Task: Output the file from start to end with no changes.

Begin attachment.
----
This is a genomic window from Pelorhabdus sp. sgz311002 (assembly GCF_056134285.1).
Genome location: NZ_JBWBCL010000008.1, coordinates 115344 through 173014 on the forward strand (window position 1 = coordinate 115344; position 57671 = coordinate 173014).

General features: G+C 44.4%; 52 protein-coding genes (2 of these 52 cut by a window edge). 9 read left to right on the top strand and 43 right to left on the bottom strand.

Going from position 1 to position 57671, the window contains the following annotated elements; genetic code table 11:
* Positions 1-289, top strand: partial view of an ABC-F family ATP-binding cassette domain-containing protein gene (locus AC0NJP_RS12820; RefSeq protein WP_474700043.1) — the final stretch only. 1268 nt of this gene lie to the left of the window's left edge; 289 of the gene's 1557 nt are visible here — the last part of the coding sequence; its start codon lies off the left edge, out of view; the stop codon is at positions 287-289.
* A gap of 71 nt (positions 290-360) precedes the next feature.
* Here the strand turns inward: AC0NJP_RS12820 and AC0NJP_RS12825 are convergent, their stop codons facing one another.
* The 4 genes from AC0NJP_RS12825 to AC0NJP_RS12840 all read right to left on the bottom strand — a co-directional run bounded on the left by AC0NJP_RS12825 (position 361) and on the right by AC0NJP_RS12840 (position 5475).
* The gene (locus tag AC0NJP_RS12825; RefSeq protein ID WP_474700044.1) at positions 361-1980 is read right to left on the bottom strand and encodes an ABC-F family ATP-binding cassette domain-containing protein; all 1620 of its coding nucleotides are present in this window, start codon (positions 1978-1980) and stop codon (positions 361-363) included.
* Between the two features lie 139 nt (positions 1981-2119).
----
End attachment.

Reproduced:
This is a genomic window from Pelorhabdus sp. sgz311002 (assembly GCF_056134285.1).
Genome location: NZ_JBWBCL010000008.1, coordinates 115344 through 173014 on the forward strand (window position 1 = coordinate 115344; position 57671 = coordinate 173014).

General features: G+C 44.4%; 52 protein-coding genes (2 of these 52 cut by a window edge). 9 read left to right on the top strand and 43 right to left on the bottom strand.

Going from position 1 to position 57671, the window contains the following annotated elements; genetic code table 11:
* Positions 1-289, top strand: partial view of an ABC-F family ATP-binding cassette domain-containing protein gene (locus AC0NJP_RS12820; RefSeq protein WP_474700043.1) — the final stretch only. 1268 nt of this gene lie to the left of the window's left edge; 289 of the gene's 1557 nt are visible here — the last part of the coding sequence; its start codon lies off the left edge, out of view; the stop codon is at positions 287-289.
* A gap of 71 nt (positions 290-360) precedes the next feature.
* Here the strand turns inward: AC0NJP_RS12820 and AC0NJP_RS12825 are convergent, their stop codons facing one another.
* The 4 genes from AC0NJP_RS12825 to AC0NJP_RS12840 all read right to left on the bottom strand — a co-directional run bounded on the left by AC0NJP_RS12825 (position 361) and on the right by AC0NJP_RS12840 (position 5475).
* The gene (locus tag AC0NJP_RS12825; RefSeq protein ID WP_474700044.1) at positions 361-1980 is read right to left on the bottom strand and encodes an ABC-F family ATP-binding cassette domain-containing protein; all 1620 of its coding nucleotides are present in this window, start codon (positions 1978-1980) and stop codon (positions 361-363) included.
* Between the two features lie 139 nt (positions 1981-2119).